Reviews

Sprawl: A Compact History by Robert Bruegmann

Vince Carducci

Bruegmann maintains that there are at least two causes of sprawl in its modern form, increased affluence and the spread of democracy.


Sprawl

Publisher: University of Chicago Press
Length: 264
Subtitle: A Compact History
Price: $27.50
Author: Robert Bruegmann
US publication date: 2005-11
Amazon affiliate
Amazon
Heaven is a truck,
That got stuck,
On the freeway.
-- Pavement

Sprawl. The very word conjures up images of SUVs inching along pitted concrete, driven by commuters hidden behind tinted glass who juggle cell phones with one hand and travel mugs with the other while negotiating the smoggy abyss between far-flung dreary cookie-cutter subdivisions and even drearier strips malls and office parks.

But like an urban planning version of Dr Phil, University of Illinois at Chicago professor Robert Bruegmann tells us in his new book Sprawl: A Compact History to embrace our symptom. What critics disparagingly term "sprawl" should actually be considered a good thing. By and large, history shows that communities, if they're dynamic, tend to expand geographically over time, barring any natural or manmade barriers to development. What's more, sprawl has always been with us: archaeologists have found evidence of human settlements going back millennia that experienced successive periods of growth on their peripheries.

Bruegmann maintains that there are at least two causes of sprawl in its modern form, increased affluence and the spread of democracy. As average folk have gotten more economically and socially secure, they have voted with their feet and opted for the privacy and freedom that low-density living allows. That they presume to encroach on the bucolic preserves of their so-called betters rather than stay cooped up in crowded urban tenements is at the bottom of what much of the critique of suburban and now exurban development is really about. Critics of sprawl over the last century or so generally have been either privileged snobs bent on protecting their turf or holier-than-thou reformers who think they know what's best for the masses. They have tried to obstruct the free exercise of individual choice with zoning laws, large-scale community development projects and mass transit systems. And like all attempts at social engineering, these best-laid plans have often gone astray.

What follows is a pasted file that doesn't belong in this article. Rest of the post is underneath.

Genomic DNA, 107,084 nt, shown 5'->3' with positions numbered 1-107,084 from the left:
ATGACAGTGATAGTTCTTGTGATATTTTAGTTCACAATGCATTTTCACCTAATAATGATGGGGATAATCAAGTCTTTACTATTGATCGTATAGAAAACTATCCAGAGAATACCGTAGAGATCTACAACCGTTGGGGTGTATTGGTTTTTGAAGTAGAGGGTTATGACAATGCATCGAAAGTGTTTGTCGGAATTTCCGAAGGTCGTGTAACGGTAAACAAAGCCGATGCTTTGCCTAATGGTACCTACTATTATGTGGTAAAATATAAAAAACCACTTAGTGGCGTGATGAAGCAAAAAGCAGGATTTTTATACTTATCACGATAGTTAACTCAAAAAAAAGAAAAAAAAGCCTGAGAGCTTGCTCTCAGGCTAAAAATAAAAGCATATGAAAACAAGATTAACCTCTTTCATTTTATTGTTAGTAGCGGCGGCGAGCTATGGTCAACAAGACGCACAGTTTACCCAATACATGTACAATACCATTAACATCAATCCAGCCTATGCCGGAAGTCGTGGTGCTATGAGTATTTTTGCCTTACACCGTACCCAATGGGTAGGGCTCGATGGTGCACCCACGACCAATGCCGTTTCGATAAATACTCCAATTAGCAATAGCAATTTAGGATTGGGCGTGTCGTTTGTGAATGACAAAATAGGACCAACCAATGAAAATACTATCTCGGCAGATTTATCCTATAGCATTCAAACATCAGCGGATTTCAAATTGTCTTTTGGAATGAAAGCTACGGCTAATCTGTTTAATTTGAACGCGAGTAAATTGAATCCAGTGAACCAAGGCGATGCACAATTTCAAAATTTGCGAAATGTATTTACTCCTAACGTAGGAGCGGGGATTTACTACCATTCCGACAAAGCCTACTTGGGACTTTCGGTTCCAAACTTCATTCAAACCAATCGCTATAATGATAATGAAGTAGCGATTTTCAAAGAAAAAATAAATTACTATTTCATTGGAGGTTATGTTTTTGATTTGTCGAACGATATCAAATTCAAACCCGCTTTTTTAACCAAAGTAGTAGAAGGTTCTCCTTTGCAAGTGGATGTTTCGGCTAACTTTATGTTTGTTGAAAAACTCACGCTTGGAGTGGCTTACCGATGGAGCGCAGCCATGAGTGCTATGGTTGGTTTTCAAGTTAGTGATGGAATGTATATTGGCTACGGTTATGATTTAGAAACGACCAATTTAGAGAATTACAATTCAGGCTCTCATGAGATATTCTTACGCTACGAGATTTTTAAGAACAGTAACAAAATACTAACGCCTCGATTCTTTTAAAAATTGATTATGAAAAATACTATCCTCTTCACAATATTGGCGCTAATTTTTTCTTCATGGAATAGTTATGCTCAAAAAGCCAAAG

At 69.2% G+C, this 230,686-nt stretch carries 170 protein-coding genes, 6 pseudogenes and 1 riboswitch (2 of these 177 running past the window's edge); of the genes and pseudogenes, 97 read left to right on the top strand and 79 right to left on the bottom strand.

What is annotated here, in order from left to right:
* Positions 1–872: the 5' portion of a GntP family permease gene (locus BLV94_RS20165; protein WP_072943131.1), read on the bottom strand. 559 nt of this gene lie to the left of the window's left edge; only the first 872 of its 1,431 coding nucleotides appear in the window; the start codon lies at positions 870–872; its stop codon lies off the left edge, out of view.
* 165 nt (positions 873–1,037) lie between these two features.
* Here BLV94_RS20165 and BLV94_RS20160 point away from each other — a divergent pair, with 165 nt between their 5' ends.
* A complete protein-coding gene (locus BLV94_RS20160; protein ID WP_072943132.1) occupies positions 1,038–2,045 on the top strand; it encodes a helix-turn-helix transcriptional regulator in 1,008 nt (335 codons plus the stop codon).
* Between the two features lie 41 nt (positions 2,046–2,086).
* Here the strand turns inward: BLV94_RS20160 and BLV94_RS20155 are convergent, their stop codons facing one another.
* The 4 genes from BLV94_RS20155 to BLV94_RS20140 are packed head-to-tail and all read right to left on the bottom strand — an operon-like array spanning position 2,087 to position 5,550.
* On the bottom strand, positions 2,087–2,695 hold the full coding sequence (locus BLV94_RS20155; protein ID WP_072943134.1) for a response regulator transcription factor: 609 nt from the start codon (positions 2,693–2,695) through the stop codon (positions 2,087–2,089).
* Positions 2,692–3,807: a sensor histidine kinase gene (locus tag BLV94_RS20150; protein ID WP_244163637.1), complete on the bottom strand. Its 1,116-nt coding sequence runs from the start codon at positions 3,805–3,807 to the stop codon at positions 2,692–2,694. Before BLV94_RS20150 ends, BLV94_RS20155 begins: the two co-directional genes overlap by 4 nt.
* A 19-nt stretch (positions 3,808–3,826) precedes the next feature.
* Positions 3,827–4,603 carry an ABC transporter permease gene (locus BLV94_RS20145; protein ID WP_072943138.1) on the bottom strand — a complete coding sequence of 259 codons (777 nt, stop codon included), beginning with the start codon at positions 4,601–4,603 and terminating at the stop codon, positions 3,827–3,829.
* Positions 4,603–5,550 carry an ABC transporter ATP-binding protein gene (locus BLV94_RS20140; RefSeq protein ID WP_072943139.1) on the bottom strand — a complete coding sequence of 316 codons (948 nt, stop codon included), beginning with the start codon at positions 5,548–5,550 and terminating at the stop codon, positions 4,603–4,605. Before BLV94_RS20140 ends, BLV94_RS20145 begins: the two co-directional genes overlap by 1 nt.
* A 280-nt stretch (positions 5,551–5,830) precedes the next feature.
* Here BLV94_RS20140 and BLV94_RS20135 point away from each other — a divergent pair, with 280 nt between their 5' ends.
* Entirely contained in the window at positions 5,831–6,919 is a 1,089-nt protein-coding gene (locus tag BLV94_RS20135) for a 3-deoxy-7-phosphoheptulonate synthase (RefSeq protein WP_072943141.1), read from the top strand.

Thus it isn't surprising that Bruegmann looks at modern campaigns against sprawl for the most part to expose their elitist underpinnings. "Wherever and whenever a new class of people has been able to gain some of the privileges once exclusively enjoyed by an entrenched group, the chorus of complaints has suddenly swelled," he writes. In London in the 1920s, architect Clough Williams-Ellis (whose name alone bespeaks volumes of snootiness) and planner Thomas Sharp decried the development of tacky rowhouses in neighborhoods like Merton Park, along with their equally tacky inhabitants. The opening up of the "crabgrass frontier" of the American suburbs after the Second World War similarly caused anxiety among high-brow critics like Lewis Mumford and William H. Whyte, who saw the tract house development as a paragon of 1950s mass conformity. In the 1970s, anti-sprawlers hooked up with New Age environmentalists who added "sustainability" to the litany of worries plaguing primarily upper-middle-class people seeking to keep others from encroaching on their backyards. In each case, those who had already gotten theirs are shown to be motivated by keeping others from doing likewise.

Yet there's more than a little disingenuousness in Bruegmann's dismissal of sprawl's modern critics in that he doesn't address how various factors besides personal preference may work together with demonstrably negative consequences. This is something Thomas J. Sugrue's award-winning book Origins of the Urban Crisis, to cite just one example, does to stunning effect with its well-documented analysis of the compound forces of economic deindustrialization, racial discrimination (including urban and suburban housing segregation) and top-down public policy contributing to inner-city Detroit's postwar decline even as its adjacent areas have thrived. And in terms of the elitist attitudes, Bruegmann's assertion of privacy, mobility and choice as primary human values is itself an elitist notion as social psychologist Barry Schwartz shows in books like The Paradox of Choice: Why More is Less and The Costs of Living: How Market Freedom Erodes the Best Things in Life. Using empirical research, Schwartz reveals "freedom to choose" as a characteristic upper-middle- and upper-class value whereas "freedom from want and uncertainty" is what's valued by those more economically disadvantaged.